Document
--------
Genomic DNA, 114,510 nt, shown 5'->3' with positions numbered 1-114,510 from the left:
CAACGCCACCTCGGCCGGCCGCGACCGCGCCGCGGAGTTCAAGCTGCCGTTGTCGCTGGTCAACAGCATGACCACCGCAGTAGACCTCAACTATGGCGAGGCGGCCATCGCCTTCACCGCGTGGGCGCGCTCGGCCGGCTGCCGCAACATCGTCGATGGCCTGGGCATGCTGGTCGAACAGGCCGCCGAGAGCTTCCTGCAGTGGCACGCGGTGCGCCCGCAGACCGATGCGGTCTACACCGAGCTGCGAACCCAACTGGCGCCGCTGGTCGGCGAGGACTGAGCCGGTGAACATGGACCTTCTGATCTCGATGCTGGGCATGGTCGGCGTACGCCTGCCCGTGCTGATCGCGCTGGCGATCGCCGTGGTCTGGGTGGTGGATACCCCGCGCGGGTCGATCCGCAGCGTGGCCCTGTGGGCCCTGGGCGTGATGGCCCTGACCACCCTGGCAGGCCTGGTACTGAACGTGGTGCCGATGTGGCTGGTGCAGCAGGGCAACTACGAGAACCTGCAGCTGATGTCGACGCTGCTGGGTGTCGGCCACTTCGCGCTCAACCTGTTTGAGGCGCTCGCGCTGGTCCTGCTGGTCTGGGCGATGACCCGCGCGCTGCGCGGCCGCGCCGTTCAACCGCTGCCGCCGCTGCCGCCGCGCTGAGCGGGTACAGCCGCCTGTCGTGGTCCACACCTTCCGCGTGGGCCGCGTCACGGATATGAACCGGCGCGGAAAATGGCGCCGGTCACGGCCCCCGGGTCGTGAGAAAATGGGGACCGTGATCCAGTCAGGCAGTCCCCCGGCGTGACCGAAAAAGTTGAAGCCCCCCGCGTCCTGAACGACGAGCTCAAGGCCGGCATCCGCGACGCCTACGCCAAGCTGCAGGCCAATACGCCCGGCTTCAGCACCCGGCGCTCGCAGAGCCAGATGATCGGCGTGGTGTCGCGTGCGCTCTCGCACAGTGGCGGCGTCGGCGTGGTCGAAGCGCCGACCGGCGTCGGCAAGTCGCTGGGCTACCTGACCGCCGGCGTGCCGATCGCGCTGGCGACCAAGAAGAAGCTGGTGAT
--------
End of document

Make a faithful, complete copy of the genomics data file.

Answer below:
Genomic DNA, 114,510 nt, shown 5'->3' with positions numbered 1-114,510 from the left:
CAACGCCACCTCGGCCGGCCGCGACCGCGCCGCGGAGTTCAAGCTGCCGTTGTCGCTGGTCAACAGCATGACCACCGCAGTAGACCTCAACTATGGCGAGGCGGCCATCGCCTTCACCGCGTGGGCGCGCTCGGCCGGCTGCCGCAACATCGTCGATGGCCTGGGCATGCTGGTCGAACAGGCCGCCGAGAGCTTCCTGCAGTGGCACGCGGTGCGCCCGCAGACCGATGCGGTCTACACCGAGCTGCGAACCCAACTGGCGCCGCTGGTCGGCGAGGACTGAGCCGGTGAACATGGACCTTCTGATCTCGATGCTGGGCATGGTCGGCGTACGCCTGCCCGTGCTGATCGCGCTGGCGATCGCCGTGGTCTGGGTGGTGGATACCCCGCGCGGGTCGATCCGCAGCGTGGCCCTGTGGGCCCTGGGCGTGATGGCCCTGACCACCCTGGCAGGCCTGGTACTGAACGTGGTGCCGATGTGGCTGGTGCAGCAGGGCAACTACGAGAACCTGCAGCTGATGTCGACGCTGCTGGGTGTCGGCCACTTCGCGCTCAACCTGTTTGAGGCGCTCGCGCTGGTCCTGCTGGTCTGGGCGATGACCCGCGCGCTGCGCGGCCGCGCCGTTCAACCGCTGCCGCCGCTGCCGCCGCGCTGAGCGGGTACAGCCGCCTGTCGTGGTCCACACCTTCCGCGTGGGCCGCGTCACGGATATGAACCGGCGCGGAAAATGGCGCCGGTCACGGCCCCCGGGTCGTGAGAAAATGGGGACCGTGATCCAGTCAGGCAGTCCCCCGGCGTGACCGAAAAAGTTGAAGCCCCCCGCGTCCTGAACGACGAGCTCAAGGCCGGCATCCGCGACGCCTACGCCAAGCTGCAGGCCAATACGCCCGGCTTCAGCACCCGGCGCTCGCAGAGCCAGATGATCGGCGTGGTGTCGCGTGCGCTCTCGCACAGTGGCGGCGTCGGCGTGGTCGAAGCGCCGACCGGCGTCGGCAAGTCGCTGGGCTACCTGACCGCCGGCGTGCCGATCGCGCTGGCGACCAAGAAGAAGCTGGTGAT